Mining and Heavy Industries

Price gap widening for FMG’s lower grade ore

Ship loading iron ore at Port Hedland. Photo: Fortescue Metals Group

Fortescue’s next chief executive will have to deal with a harsher discount on the company’s lower-grade iron ore, with analysts reporting a wider gap between the global spot price, and what FMG is getting for its ore.

Some of FMG’s iron ore is of a slightly lower grade than the 62% standard, often coming in around the 57% mark.

Despite being just five-or-so percentage points below the benchmark, FMG’s lower-grade ore has typically attracted discounts on the market of between 10-15%.

This gap widened further in FY17, with FMG reporting a discount of 23% in its annual report, trending towards 27% in the June quarter.

The miner said it expected a discount of between 20% and 25% in FY18, but conceded prices would be “slightly below the low end of guidance in the first half before increasing in the second half of FY18.

Through the start of the new financial year, the discount has reportedly widened further, to 32% in August, and a reported mark of 35% as recently as September 8.

UBS analyst Glen Lawcock reportedly told Fairfax he believes the wider discount figure will be a factor for the next five years, meaning “the benchmark price is no longer a good guide for the prices achieved by low-grade producers”.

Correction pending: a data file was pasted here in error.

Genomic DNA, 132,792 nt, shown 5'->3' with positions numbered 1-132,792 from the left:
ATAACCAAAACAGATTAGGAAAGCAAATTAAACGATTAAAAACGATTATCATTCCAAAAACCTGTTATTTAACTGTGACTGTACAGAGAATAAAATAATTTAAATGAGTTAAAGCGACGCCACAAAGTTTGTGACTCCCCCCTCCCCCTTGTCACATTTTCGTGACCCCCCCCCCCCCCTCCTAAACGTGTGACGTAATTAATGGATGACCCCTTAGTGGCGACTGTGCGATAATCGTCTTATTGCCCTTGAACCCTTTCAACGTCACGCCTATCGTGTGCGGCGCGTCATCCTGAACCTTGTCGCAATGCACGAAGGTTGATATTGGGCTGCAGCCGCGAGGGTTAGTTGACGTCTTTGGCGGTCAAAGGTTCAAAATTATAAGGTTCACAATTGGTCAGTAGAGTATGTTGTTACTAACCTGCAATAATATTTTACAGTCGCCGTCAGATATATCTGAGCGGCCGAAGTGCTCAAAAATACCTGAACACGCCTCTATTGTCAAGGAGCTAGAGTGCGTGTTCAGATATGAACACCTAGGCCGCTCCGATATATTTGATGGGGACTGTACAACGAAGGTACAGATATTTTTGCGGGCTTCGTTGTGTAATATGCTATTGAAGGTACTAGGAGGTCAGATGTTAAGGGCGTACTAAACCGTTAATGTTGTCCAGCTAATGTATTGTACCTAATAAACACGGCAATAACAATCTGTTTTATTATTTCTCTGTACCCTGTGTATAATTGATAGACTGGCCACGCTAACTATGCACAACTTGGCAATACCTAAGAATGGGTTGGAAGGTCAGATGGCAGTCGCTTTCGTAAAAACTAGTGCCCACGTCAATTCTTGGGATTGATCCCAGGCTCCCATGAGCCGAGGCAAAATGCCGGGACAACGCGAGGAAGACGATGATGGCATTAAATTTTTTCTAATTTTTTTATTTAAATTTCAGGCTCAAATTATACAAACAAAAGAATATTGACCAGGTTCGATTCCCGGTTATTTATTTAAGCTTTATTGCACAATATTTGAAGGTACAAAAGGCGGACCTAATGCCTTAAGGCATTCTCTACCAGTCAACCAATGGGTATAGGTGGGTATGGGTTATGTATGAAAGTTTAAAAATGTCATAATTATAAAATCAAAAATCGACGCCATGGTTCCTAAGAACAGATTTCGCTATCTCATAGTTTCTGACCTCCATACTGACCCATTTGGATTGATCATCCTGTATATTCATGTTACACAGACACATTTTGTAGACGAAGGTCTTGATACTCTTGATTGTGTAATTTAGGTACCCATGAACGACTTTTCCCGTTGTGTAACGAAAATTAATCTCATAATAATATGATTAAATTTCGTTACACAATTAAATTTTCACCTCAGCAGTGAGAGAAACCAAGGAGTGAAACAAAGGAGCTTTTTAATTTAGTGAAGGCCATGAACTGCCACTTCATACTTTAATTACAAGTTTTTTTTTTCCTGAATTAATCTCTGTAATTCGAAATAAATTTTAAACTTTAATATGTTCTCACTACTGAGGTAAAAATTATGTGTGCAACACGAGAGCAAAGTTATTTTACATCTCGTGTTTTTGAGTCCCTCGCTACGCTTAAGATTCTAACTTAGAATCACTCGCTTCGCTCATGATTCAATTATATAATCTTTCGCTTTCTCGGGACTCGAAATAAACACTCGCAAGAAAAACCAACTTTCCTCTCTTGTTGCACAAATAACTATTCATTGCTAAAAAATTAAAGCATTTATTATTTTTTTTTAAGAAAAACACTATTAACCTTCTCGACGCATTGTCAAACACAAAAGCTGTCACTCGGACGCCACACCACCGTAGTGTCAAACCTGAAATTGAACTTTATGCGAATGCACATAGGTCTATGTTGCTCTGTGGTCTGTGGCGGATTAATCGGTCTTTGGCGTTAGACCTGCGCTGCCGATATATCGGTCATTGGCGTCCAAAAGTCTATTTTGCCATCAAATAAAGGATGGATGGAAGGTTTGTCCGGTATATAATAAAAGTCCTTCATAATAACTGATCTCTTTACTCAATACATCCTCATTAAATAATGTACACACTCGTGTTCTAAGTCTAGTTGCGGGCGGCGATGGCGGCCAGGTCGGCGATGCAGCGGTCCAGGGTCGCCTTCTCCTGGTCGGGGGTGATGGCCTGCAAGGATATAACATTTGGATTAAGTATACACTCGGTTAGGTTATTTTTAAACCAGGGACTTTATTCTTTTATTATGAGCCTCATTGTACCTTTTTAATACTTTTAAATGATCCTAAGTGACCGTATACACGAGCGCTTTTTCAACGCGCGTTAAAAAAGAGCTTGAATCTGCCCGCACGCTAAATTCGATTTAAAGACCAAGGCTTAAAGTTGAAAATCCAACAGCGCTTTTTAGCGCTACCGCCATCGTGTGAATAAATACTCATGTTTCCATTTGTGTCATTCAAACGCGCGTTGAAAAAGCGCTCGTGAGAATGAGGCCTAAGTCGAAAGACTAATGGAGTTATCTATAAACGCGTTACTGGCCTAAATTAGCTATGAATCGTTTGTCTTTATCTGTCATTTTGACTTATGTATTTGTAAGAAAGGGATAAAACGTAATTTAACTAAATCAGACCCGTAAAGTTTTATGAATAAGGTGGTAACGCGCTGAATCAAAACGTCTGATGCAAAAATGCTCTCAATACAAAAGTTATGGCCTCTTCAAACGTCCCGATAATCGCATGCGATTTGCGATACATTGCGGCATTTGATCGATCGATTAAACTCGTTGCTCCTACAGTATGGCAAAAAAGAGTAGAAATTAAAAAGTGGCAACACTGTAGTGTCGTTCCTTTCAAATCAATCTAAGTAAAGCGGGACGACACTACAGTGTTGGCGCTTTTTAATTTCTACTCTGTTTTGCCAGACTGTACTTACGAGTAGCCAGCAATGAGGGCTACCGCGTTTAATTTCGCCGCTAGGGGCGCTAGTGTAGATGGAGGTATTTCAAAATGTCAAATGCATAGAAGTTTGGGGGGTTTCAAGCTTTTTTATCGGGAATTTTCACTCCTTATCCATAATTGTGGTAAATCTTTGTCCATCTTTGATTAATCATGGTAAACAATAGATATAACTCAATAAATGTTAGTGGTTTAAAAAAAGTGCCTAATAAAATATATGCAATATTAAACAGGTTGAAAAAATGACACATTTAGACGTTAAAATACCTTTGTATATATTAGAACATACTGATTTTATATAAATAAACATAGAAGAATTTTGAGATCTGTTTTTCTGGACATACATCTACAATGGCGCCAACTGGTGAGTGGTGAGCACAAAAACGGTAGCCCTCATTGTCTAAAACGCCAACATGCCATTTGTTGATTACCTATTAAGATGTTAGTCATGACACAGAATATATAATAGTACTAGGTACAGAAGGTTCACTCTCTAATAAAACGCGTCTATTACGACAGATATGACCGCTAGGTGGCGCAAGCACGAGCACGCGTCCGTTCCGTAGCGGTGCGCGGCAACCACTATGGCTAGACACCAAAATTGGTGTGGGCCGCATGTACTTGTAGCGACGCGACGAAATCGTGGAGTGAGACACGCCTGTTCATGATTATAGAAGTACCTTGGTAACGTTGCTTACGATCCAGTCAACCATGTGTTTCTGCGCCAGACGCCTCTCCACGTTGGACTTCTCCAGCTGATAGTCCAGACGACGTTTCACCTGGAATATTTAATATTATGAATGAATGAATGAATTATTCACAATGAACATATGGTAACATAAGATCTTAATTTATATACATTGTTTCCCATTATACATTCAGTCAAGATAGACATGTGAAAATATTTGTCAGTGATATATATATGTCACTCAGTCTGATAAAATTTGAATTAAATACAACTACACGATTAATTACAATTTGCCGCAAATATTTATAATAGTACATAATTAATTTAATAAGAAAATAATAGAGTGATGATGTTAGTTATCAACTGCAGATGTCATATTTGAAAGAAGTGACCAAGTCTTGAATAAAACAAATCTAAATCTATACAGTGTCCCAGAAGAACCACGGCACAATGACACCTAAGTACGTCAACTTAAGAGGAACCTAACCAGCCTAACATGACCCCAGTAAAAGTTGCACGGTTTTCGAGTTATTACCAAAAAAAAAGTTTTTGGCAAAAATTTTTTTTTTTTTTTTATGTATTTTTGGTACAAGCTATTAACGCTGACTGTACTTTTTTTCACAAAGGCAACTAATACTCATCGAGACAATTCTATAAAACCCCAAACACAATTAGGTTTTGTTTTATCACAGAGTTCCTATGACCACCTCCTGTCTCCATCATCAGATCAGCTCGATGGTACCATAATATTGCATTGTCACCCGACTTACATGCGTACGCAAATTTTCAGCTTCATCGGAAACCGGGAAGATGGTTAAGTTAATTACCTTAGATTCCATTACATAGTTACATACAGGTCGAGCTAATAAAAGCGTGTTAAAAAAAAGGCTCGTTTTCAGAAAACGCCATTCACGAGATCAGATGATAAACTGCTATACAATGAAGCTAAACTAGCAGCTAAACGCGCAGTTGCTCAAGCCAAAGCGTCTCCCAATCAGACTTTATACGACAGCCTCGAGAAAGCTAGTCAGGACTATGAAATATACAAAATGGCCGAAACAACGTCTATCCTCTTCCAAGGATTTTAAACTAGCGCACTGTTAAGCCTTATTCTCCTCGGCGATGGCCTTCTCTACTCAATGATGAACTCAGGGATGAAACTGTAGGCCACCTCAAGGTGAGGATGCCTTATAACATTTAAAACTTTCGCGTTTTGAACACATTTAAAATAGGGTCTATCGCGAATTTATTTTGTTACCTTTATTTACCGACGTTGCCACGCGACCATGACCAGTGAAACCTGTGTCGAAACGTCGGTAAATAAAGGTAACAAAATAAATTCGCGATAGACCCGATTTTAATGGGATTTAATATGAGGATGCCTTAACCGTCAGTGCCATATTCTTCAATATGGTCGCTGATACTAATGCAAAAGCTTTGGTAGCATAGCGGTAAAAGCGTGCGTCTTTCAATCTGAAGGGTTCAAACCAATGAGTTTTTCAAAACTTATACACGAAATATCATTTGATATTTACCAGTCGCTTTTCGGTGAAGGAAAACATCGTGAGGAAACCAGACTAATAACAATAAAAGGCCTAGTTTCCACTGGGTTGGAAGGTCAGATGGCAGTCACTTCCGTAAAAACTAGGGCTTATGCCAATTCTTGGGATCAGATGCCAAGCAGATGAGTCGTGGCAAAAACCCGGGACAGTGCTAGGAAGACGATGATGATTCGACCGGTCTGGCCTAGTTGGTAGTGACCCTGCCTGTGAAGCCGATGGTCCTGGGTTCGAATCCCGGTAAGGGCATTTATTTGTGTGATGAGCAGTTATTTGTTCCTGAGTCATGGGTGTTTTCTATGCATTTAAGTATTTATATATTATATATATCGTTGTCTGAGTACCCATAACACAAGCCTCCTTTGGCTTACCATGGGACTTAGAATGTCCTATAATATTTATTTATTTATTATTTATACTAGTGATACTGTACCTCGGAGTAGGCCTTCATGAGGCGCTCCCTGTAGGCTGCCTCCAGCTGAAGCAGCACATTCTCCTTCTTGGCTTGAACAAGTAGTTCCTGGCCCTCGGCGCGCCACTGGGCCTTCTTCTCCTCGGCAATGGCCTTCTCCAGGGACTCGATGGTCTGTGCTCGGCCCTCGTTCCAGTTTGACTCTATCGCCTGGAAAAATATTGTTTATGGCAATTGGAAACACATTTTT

FMG chief executive Nev Power reportedly told AFR the miner expects the discount to remain wide in the short term, but to return to a more reasonable figure in the longer term.

“[The large discount] is expected to continue in the short term while steel mill profitability, increased coking coal prices and iron ore port stockpiles remain at current high levels,” he was quoted as saying.

“In the longer term, Fortescue expects average price realisations to revert to historic levels as market conditio0ns normalise and steel mills maximise the value in use of their operations.”

The whole issue will soon be another person’s problem, though, after Power announced on September 15 he will step down on February 16, 2018.

FMG founder, chairman, and major shareholder Andrew ‘Twiggy’ Forrest said he was personally saddened by Power’s decision.

“Seven years from his commencement, Nev will hand over the reins,” Forrest said. “Over our 15 years of stable leadership with only two CEOs, a feature of our success has been the very strong, personal and professional relationship between chairman and CEO, driving the unique culture of our company.”

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